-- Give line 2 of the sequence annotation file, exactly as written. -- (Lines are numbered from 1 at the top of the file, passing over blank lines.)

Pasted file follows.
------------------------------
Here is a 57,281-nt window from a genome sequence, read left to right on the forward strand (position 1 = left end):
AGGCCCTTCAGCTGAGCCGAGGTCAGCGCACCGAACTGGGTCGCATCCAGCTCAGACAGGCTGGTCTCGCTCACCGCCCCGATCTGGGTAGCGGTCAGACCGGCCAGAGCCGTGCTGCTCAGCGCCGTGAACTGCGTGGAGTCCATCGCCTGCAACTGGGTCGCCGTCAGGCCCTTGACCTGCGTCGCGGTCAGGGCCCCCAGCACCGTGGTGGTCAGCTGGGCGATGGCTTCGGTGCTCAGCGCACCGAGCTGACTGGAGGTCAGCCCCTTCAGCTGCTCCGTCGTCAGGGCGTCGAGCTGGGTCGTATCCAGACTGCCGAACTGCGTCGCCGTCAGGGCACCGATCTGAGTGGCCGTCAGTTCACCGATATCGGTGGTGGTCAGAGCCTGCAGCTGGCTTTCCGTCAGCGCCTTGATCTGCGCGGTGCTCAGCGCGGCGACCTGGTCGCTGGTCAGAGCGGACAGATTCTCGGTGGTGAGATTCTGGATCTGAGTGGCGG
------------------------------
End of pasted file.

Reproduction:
AGGCCCTTCAGCTGAGCCGAGGTCAGCGCACCGAACTGGGTCGCATCCAGCTCAGACAGGCTGGTCTCGCTCACCGCCCCGATCTGGGTAGCGGTCAGACCGGCCAGAGCCGTGCTGCTCAGCGCCGTGAACTGCGTGGAGTCCATCGCCTGCAACTGGGTCGCCGTCAGGCCCTTGACCTGCGTCGCGGTCAGGGCCCCCAGCACCGTGGTGGTCAGCTGGGCGATGGCTTCGGTGCTCAGCGCACCGAGCTGACTGGAGGTCAGCCCCTTCAGCTGCTCCGTCGTCAGGGCGTCGAGCTGGGTCGTATCCAGACTGCCGAACTGCGTCGCCGTCAGGGCACCGATCTGAGTGGCCGTCAGTTCACCGATATCGGTGGTGGTCAGAGCCTGCAGCTGGCTTTCCGTCAGCGCCTTGATCTGCGCGGTGCTCAGCGCGGCGACCTGGTCGCTGGTCAGAGCGGACAGATTCTCGGTGGTGAGATTCTGGATCTGAGTGGCGG